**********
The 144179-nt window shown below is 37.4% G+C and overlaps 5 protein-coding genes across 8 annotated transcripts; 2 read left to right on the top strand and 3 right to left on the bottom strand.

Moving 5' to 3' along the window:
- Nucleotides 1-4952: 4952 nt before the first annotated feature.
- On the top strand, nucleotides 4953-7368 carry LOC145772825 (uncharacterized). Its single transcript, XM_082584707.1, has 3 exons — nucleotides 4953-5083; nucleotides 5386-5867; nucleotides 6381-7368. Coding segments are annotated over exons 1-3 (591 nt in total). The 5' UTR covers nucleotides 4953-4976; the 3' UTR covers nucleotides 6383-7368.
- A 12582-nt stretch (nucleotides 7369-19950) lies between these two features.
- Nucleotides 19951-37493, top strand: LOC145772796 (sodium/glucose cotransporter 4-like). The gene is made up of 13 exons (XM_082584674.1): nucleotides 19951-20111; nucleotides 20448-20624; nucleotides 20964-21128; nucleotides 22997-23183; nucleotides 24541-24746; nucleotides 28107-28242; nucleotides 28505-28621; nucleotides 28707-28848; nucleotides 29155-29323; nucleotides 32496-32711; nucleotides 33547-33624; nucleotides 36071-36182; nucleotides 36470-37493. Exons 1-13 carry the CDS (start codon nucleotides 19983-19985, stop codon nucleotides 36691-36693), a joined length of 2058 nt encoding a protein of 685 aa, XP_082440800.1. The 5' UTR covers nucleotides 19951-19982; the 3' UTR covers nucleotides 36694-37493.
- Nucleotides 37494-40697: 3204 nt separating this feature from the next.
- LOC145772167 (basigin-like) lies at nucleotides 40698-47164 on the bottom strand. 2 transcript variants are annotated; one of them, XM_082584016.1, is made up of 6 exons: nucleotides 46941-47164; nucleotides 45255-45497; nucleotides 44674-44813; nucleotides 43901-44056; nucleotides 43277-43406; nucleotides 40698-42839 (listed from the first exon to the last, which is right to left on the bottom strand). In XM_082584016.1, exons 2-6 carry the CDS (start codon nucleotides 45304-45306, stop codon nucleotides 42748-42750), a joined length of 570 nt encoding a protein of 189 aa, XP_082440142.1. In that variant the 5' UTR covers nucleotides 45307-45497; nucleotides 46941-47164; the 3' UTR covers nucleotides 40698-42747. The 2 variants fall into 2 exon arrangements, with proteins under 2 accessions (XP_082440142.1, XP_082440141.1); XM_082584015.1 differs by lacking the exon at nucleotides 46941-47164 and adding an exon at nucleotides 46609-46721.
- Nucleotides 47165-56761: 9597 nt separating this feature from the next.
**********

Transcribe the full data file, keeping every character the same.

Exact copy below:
The 144179-nt window shown below is 37.4% G+C and overlaps 5 protein-coding genes across 8 annotated transcripts; 2 read left to right on the top strand and 3 right to left on the bottom strand.

Moving 5' to 3' along the window:
- Nucleotides 1-4952: 4952 nt before the first annotated feature.
- On the top strand, nucleotides 4953-7368 carry LOC145772825 (uncharacterized). Its single transcript, XM_082584707.1, has 3 exons — nucleotides 4953-5083; nucleotides 5386-5867; nucleotides 6381-7368. Coding segments are annotated over exons 1-3 (591 nt in total). The 5' UTR covers nucleotides 4953-4976; the 3' UTR covers nucleotides 6383-7368.
- A 12582-nt stretch (nucleotides 7369-19950) lies between these two features.
- Nucleotides 19951-37493, top strand: LOC145772796 (sodium/glucose cotransporter 4-like). The gene is made up of 13 exons (XM_082584674.1): nucleotides 19951-20111; nucleotides 20448-20624; nucleotides 20964-21128; nucleotides 22997-23183; nucleotides 24541-24746; nucleotides 28107-28242; nucleotides 28505-28621; nucleotides 28707-28848; nucleotides 29155-29323; nucleotides 32496-32711; nucleotides 33547-33624; nucleotides 36071-36182; nucleotides 36470-37493. Exons 1-13 carry the CDS (start codon nucleotides 19983-19985, stop codon nucleotides 36691-36693), a joined length of 2058 nt encoding a protein of 685 aa, XP_082440800.1. The 5' UTR covers nucleotides 19951-19982; the 3' UTR covers nucleotides 36694-37493.
- Nucleotides 37494-40697: 3204 nt separating this feature from the next.
- LOC145772167 (basigin-like) lies at nucleotides 40698-47164 on the bottom strand. 2 transcript variants are annotated; one of them, XM_082584016.1, is made up of 6 exons: nucleotides 46941-47164; nucleotides 45255-45497; nucleotides 44674-44813; nucleotides 43901-44056; nucleotides 43277-43406; nucleotides 40698-42839 (listed from the first exon to the last, which is right to left on the bottom strand). In XM_082584016.1, exons 2-6 carry the CDS (start codon nucleotides 45304-45306, stop codon nucleotides 42748-42750), a joined length of 570 nt encoding a protein of 189 aa, XP_082440142.1. In that variant the 5' UTR covers nucleotides 45307-45497; nucleotides 46941-47164; the 3' UTR covers nucleotides 40698-42747. The 2 variants fall into 2 exon arrangements, with proteins under 2 accessions (XP_082440142.1, XP_082440141.1); XM_082584015.1 differs by lacking the exon at nucleotides 46941-47164 and adding an exon at nucleotides 46609-46721.
- Nucleotides 47165-56761: 9597 nt separating this feature from the next.